Bright idea: SendSocial

Name: SendSocial

Bright idea: Sendsocial
Name: Sendsocial
Launched: Yesterday
What is it, then?
A 'revolutionary' new way to send packages and parcels, the idea is you don't need to know someone's physical address to send them a present.
Eh?
All you need to do is enter their Twitter username or email address. The system then sends them a Tweet or an email asking whether they would like to receive the package, and where they would like to receive it. A courier picks it up and delivers it within five working days.
Very clever. But isn't that a tiny bit, er, stalky?
Yes, a tiny bit. Next question.
Ok. Who's involved?
The people behind the company are entrepreneurs from all over the country - from Newcastle to London - and there's even someone from Denmark. The company's chief executive is 27-year-old Glen Richardson from Barrow-in-Furness - but most notably, the company has engaged the services of the insurmountable Ben Way.
Ben Way? Haven't I heard that name before?
Why yes, there's a good chance you have. The diminutive serial entrepreneur is probably most notable for appearing in the Sunday Times Rich List on the same day he couldn't afford a tube ticket after he fell out with investors aged just 19, but he's also appeared on the Secret Millionaire and is behind a number of other tech companies. It was Way who came up with the idea of promising 100 Twitter users a stake in SendSocial if they tweeted about it.
Really? What happened with that?
Way originally asked for feedback on the idea back in March, before asking for further feedback. He then sent out a message promising 10% of SendSocial's shares to anyone who retweeted him. 148 people responded - although just 111 answered a request to register at a shareholders' portal.
Giving 10% of the equity away? Does he realise there's a recession on?
He may have given away 10% of the company in one fell swoop - but he also gained valuable feedback on his idea, as well as lots and lots of delicious publicity.
I suppose. They've been good on timing as well.
They have, haven't they? With postal strikes having conveniently destroyed public faith in Royal Mail and Christmas due to drop in t-minus 30 days, I'd say the timing was downright serendipitous.

Launched: Yesterday

What is it, then?

A 'revolutionary' new way to send packages and parcels, the idea is you don't need to know someone's physical address to send them a present.

Eh?

All you need to do is enter their Twitter username or email address. The system then sends them a Tweet or an email asking whether they would like to receive the package, and where they would like to receive it. A courier picks it up and delivers it within five working days.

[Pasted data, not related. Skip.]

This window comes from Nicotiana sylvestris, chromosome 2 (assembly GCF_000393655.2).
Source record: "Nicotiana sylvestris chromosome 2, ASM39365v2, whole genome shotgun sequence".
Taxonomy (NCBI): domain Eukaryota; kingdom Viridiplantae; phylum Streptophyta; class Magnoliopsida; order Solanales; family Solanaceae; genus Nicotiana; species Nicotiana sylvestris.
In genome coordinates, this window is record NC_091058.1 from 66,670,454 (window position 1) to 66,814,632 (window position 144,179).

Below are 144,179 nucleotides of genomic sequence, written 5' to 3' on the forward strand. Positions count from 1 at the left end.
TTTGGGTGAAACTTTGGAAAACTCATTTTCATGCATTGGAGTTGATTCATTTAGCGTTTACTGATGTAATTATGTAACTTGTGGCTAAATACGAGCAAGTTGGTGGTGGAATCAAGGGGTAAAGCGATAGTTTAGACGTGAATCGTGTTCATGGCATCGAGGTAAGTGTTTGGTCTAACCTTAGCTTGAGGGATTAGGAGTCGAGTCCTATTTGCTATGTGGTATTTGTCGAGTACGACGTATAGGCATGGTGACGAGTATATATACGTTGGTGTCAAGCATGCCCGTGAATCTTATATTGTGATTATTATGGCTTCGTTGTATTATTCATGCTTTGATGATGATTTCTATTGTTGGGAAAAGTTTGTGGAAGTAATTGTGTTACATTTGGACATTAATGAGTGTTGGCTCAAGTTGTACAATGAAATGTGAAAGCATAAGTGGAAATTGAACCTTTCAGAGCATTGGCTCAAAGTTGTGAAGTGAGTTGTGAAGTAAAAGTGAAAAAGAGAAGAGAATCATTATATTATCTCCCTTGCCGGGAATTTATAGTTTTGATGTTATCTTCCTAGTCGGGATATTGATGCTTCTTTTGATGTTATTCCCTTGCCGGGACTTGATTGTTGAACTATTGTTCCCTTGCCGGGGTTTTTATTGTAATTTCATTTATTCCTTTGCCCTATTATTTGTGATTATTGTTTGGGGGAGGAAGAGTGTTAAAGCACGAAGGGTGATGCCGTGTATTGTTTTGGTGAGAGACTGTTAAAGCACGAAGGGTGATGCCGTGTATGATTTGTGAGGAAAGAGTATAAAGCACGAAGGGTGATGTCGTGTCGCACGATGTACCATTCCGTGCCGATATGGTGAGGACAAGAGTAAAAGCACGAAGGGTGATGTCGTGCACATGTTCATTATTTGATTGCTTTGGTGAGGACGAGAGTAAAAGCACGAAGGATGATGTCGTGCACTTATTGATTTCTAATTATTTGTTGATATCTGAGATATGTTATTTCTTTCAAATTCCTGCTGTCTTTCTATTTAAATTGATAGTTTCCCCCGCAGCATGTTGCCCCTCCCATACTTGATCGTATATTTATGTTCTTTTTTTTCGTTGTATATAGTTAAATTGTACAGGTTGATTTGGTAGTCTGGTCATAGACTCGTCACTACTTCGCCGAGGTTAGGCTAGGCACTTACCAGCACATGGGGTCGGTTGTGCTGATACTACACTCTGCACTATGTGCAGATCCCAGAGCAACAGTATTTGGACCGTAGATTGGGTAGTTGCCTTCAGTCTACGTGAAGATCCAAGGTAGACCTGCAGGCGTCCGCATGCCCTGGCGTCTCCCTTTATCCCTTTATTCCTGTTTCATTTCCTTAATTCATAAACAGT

Very clever. But isn't that a tiny bit, er, stalky?

Yes, a tiny bit. Not as stalky as Foursquare, though. Next question.

Ok. Who's involved?

The people behind the company are entrepreneurs from all over the country - from Newcastle to London - and there's even someone from Denmark. The company's chief executive is 27-year-old Glen Richardson from Barrow-in-Furness - but most notably, the company has engaged the services of the insurmountable Ben Way.

Ben Way? Haven't I heard that name before?

Why yes, there's a good chance you have. The diminutive serial entrepreneur is probably most notable for appearing in the Sunday Times Rich List on the same day he couldn't afford a tube ticket after he fell out with investors aged just 19, but he's also appeared on the Secret Millionaire and is behind a number of other tech companies. It was Way who came up with the idea of promising 100 Twitter users a stake in SendSocial if they tweeted about it.

Really? What happened there?

Way originally asked for feedback on the idea back in March. He then sent out a message promising 10% of SendSocial's shares to anyone who retweeted him. 148 people responded - although just 111 answered a request to register at a shareholders' portal.

Giving 10% of equity away? Doesn't he realise there's a recession on?

He may have given away 10% of the company in one fell swoop - but he also gained valuable feedback on his idea, as well as lots and lots of delicious publicity, and credibility from the Twittering classes.

I suppose. They've been good on timing as well.

They have, haven't they? With postal strikes having conveniently destroyed public faith in Royal Mail and Christmas due to drop in t-minus 30 days, I'd say the timing was downright serendipitous.

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